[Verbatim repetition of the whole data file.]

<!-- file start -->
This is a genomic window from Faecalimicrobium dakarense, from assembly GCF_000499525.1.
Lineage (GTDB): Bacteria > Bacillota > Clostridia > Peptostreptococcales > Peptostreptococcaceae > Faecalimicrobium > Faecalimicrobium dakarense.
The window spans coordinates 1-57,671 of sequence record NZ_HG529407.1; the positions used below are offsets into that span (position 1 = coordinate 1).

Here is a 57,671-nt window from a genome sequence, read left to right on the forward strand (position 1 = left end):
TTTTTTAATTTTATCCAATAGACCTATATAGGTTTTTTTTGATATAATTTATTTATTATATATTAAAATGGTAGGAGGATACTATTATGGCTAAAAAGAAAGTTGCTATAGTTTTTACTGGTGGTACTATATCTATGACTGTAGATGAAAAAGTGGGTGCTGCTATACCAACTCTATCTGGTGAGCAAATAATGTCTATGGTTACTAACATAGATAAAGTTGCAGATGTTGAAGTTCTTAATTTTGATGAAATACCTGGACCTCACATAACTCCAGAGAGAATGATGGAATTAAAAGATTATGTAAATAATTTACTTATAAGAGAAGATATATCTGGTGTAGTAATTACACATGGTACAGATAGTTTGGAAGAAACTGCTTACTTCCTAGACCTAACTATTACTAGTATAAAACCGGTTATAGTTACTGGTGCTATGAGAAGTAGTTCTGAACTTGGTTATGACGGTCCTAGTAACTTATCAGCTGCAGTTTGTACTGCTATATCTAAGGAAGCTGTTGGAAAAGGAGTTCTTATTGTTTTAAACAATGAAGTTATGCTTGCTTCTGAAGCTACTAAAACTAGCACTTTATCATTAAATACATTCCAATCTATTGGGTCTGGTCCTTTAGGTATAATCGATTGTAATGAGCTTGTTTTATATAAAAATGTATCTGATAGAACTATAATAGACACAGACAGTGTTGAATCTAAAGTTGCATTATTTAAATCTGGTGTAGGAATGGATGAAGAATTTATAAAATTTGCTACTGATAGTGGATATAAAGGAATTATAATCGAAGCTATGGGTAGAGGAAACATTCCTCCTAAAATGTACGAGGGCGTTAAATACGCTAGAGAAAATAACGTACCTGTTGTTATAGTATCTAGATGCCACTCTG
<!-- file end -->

This is a genomic window from Faecalimicrobium dakarense, from assembly GCF_000499525.1.
Lineage (GTDB): Bacteria > Bacillota > Clostridia > Peptostreptococcales > Peptostreptococcaceae > Faecalimicrobium > Faecalimicrobium dakarense.
The window spans coordinates 1-57,671 of sequence record NZ_HG529407.1; the positions used below are offsets into that span (position 1 = coordinate 1).

Here is a 57,671-nt window from a genome sequence, read left to right on the forward strand (position 1 = left end):
TTTTTTAATTTTATCCAATAGACCTATATAGGTTTTTTTTGATATAATTTATTTATTATATATTAAAATGGTAGGAGGATACTATTATGGCTAAAAAGAAAGTTGCTATAGTTTTTACTGGTGGTACTATATCTATGACTGTAGATGAAAAAGTGGGTGCTGCTATACCAACTCTATCTGGTGAGCAAATAATGTCTATGGTTACTAACATAGATAAAGTTGCAGATGTTGAAGTTCTTAATTTTGATGAAATACCTGGACCTCACATAACTCCAGAGAGAATGATGGAATTAAAAGATTATGTAAATAATTTACTTATAAGAGAAGATATATCTGGTGTAGTAATTACACATGGTACAGATAGTTTGGAAGAAACTGCTTACTTCCTAGACCTAACTATTACTAGTATAAAACCGGTTATAGTTACTGGTGCTATGAGAAGTAGTTCTGAACTTGGTTATGACGGTCCTAGTAACTTATCAGCTGCAGTTTGTACTGCTATATCTAAGGAAGCTGTTGGAAAAGGAGTTCTTATTGTTTTAAACAATGAAGTTATGCTTGCTTCTGAAGCTACTAAAACTAGCACTTTATCATTAAATACATTCCAATCTATTGGGTCTGGTCCTTTAGGTATAATCGATTGTAATGAGCTTGTTTTATATAAAAATGTATCTGATAGAACTATAATAGACACAGACAGTGTTGAATCTAAAGTTGCATTATTTAAATCTGGTGTAGGAATGGATGAAGAATTTATAAAATTTGCTACTGATAGTGGATATAAAGGAATTATAATCGAAGCTATGGGTAGAGGAAACATTCCTCCTAAAATGTACGAGGGCGTTAAATACGCTAGAGAAAATAACGTACCTGTTGTTATAGTATCTAGATGCCACTCTG